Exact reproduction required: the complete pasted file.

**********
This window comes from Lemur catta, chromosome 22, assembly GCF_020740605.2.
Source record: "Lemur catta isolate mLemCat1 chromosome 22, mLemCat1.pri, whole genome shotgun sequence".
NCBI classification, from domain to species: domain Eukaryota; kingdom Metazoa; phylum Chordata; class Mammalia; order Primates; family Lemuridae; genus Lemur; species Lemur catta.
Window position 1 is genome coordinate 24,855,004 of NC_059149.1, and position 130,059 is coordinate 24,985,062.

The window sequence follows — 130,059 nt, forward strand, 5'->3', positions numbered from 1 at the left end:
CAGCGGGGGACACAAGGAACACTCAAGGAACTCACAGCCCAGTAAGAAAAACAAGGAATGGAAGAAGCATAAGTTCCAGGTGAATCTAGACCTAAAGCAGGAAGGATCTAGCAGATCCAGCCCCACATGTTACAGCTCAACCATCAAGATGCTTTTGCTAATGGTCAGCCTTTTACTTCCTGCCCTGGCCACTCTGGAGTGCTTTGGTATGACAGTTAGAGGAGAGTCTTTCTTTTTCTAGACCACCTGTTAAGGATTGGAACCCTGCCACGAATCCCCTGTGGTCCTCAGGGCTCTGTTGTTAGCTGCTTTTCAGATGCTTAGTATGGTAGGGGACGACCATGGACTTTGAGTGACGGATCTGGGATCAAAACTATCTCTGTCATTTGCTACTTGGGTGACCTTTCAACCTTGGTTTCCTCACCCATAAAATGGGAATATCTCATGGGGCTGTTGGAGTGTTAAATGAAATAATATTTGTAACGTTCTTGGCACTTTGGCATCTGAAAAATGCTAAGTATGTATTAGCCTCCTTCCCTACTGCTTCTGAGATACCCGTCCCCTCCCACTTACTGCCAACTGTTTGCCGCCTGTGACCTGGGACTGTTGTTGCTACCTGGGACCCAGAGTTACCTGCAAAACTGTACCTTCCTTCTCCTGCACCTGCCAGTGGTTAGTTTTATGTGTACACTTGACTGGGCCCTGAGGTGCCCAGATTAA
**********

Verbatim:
This window comes from Lemur catta, chromosome 22, assembly GCF_020740605.2.
Source record: "Lemur catta isolate mLemCat1 chromosome 22, mLemCat1.pri, whole genome shotgun sequence".
NCBI classification, from domain to species: domain Eukaryota; kingdom Metazoa; phylum Chordata; class Mammalia; order Primates; family Lemuridae; genus Lemur; species Lemur catta.
Window position 1 is genome coordinate 24,855,004 of NC_059149.1, and position 130,059 is coordinate 24,985,062.

The window sequence follows — 130,059 nt, forward strand, 5'->3', positions numbered from 1 at the left end:
CAGCGGGGGACACAAGGAACACTCAAGGAACTCACAGCCCAGTAAGAAAAACAAGGAATGGAAGAAGCATAAGTTCCAGGTGAATCTAGACCTAAAGCAGGAAGGATCTAGCAGATCCAGCCCCACATGTTACAGCTCAACCATCAAGATGCTTTTGCTAATGGTCAGCCTTTTACTTCCTGCCCTGGCCACTCTGGAGTGCTTTGGTATGACAGTTAGAGGAGAGTCTTTCTTTTTCTAGACCACCTGTTAAGGATTGGAACCCTGCCACGAATCCCCTGTGGTCCTCAGGGCTCTGTTGTTAGCTGCTTTTCAGATGCTTAGTATGGTAGGGGACGACCATGGACTTTGAGTGACGGATCTGGGATCAAAACTATCTCTGTCATTTGCTACTTGGGTGACCTTTCAACCTTGGTTTCCTCACCCATAAAATGGGAATATCTCATGGGGCTGTTGGAGTGTTAAATGAAATAATATTTGTAACGTTCTTGGCACTTTGGCATCTGAAAAATGCTAAGTATGTATTAGCCTCCTTCCCTACTGCTTCTGAGATACCCGTCCCCTCCCACTTACTGCCAACTGTTTGCCGCCTGTGACCTGGGACTGTTGTTGCTACCTGGGACCCAGAGTTACCTGCAAAACTGTACCTTCCTTCTCCTGCACCTGCCAGTGGTTAGTTTTATGTGTACACTTGACTGGGCCCTGAGGTGCCCAGATTAA